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‘It’s something I’ll never forget’ — Students work with advisors to plan futures

A good advisor can mean the difference between going to college or not. In the words of Nicholas Bryant, a high school senior in Duplin County, “If it wasn’t for [my advisor], I probably wouldn’t have gone to college anywhere.”

College Advising Corps (CAC) is a nonprofit organization with a mission to get more underserved students into college. They embed college advisors on high school campuses across North Carolina, focusing on communities with a history of low postsecondary attainment.

According to CAC, students who work with one of their advisors are 30% more likely to apply for college and 24% more likely to get accepted. By 2025, they have set a goal of 1,000,000 of their students, who otherwise would not have pursued postsecondary education, enrolling in college or university. 

We visited a few high schools throughout the state to learn more about where students were headed for higher education and what role their advisors played in that process. What we found were celebrations — of education, of college, and of relationships.

Most people are familiar with athletic signing days, where high-profile athletes announce which college they’re going to attend. At the end of the year, CAC hosts college decision days with a similar premise. Students have the opportunity to celebrate where they’ll continue their academic career.

Whether they were signing their names and listing their future college or workplace, watching it scroll on a screen, or holding signs boasting their future destinations, students were proud to announce their next steps in life.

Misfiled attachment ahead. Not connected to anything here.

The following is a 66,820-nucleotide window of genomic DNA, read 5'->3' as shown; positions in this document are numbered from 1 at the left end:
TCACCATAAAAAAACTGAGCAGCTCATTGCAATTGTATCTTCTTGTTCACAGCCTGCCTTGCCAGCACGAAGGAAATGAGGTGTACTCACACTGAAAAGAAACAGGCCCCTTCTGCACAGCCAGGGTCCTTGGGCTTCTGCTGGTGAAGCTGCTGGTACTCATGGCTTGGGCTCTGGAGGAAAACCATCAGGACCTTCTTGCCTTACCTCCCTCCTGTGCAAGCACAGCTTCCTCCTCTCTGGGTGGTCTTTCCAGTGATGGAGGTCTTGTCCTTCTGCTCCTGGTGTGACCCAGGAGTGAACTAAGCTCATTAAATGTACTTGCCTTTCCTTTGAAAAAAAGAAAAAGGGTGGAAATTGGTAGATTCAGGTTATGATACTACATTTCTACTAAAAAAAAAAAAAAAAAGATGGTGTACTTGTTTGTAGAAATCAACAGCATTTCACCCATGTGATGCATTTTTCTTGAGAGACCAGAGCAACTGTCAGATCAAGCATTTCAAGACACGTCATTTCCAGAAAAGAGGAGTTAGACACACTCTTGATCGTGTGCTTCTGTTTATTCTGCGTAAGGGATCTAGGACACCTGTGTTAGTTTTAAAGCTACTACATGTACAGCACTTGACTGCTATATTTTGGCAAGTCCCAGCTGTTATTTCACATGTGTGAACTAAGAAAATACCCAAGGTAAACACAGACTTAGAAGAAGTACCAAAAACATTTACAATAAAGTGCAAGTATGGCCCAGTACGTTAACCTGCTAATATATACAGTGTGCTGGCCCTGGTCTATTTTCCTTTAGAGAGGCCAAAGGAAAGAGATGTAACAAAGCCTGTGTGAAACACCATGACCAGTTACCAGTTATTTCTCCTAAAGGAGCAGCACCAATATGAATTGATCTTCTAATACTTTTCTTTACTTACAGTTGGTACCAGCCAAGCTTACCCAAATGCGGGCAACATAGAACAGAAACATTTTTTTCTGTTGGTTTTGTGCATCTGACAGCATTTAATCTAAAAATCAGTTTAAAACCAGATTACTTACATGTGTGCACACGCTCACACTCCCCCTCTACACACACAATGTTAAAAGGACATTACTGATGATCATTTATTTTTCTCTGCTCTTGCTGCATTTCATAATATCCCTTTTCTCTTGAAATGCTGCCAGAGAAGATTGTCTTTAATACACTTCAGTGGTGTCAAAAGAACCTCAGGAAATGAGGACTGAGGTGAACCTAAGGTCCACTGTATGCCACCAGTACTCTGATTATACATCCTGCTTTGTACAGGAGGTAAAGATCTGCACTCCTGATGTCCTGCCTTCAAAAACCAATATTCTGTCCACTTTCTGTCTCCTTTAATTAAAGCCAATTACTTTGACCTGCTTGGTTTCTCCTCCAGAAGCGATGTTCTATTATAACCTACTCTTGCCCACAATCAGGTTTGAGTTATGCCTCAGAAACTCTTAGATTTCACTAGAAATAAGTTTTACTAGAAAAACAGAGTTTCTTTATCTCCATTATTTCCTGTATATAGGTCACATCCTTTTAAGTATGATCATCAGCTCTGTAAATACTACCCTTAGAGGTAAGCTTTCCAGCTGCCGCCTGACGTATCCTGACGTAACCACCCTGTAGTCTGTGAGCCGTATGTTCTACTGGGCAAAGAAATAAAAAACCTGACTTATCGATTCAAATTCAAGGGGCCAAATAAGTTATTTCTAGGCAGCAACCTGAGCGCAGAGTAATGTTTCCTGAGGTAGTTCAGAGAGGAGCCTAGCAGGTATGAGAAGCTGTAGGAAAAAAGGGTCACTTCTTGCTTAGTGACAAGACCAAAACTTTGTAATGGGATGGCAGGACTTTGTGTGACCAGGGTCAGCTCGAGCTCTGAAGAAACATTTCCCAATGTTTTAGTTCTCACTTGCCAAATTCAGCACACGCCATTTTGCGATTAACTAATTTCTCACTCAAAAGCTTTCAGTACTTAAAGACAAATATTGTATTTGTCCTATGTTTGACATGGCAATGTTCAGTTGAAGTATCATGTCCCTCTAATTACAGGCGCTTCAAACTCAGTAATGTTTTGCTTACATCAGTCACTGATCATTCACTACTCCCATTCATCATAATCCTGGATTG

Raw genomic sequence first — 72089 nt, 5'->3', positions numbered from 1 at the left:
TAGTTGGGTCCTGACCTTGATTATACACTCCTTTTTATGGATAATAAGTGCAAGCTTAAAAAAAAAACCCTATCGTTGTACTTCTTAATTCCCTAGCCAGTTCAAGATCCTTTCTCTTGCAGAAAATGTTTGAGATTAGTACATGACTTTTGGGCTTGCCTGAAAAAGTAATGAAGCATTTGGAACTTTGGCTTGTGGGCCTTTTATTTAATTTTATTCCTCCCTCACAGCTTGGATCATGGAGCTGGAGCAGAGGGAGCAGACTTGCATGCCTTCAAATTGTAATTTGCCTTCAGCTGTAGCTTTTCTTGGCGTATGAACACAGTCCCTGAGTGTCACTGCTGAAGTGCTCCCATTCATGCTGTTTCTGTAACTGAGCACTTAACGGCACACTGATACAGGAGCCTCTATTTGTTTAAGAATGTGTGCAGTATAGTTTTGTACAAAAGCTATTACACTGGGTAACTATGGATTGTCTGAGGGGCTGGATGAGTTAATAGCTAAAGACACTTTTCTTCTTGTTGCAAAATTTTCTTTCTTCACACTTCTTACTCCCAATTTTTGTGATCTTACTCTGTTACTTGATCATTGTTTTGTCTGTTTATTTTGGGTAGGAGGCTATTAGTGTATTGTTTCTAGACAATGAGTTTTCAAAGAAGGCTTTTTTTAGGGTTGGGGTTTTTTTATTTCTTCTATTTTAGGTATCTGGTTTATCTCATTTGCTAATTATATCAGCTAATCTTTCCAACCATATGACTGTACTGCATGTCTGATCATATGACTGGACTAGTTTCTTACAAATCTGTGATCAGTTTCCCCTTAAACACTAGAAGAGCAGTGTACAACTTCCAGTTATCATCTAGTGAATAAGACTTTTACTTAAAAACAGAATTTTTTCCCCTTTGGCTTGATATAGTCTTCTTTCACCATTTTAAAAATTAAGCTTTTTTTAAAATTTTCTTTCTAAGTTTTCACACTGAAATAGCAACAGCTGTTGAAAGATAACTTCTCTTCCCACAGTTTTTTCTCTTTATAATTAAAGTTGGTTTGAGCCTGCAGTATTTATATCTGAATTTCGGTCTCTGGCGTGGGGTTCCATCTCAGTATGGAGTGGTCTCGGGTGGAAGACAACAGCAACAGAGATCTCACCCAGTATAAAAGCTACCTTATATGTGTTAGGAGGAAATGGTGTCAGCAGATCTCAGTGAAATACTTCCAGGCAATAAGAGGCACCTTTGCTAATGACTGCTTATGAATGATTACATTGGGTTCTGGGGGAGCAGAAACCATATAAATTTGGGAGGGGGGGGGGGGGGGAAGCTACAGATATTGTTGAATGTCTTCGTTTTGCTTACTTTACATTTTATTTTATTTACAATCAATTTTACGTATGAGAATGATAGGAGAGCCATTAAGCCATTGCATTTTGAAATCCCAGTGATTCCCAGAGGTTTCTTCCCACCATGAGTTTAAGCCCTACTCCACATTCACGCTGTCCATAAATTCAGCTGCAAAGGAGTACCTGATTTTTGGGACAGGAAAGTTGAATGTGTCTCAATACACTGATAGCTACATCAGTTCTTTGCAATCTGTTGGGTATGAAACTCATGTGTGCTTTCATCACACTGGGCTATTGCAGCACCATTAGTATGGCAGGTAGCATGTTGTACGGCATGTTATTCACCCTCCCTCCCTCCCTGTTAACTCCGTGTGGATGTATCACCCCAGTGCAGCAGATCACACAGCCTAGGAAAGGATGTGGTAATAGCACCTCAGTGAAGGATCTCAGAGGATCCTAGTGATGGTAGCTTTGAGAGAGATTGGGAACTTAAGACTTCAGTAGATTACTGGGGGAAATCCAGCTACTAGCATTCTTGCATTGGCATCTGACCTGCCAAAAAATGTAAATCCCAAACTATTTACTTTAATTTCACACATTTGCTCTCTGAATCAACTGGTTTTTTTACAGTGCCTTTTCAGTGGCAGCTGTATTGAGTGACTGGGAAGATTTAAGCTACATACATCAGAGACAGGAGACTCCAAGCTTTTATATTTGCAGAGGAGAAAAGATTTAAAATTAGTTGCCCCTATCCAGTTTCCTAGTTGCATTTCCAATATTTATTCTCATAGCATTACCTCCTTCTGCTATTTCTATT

It was noteworthy that most students at high schools we visited were choosing to attend community college. When asked why, they said the community colleges had the classes or programs they were looking for, and they wanted to save some money. 

Rupen Fofaria

Rupen Fofaria was the equity and learning differences reporter for EducationNC from 2018 through October 2023.

Robert Kinlaw

Robert was director of multimedia for EducationNC. He is a journalist and award-winning documentary filmmaker in the Triangle. Robert attended both public and private grade schools in North Carolina and graduated from the Media and Journalism school at UNC-Chapel Hill. He has produced video content for The News & Observer, ABC11-WTVD, UNC-Chapel Hill, The News Reporter and more. His short documentary Princess Warrior received an Excellence in Filmmaking award at the 2017 Carrboro Film Festival. Visit his website at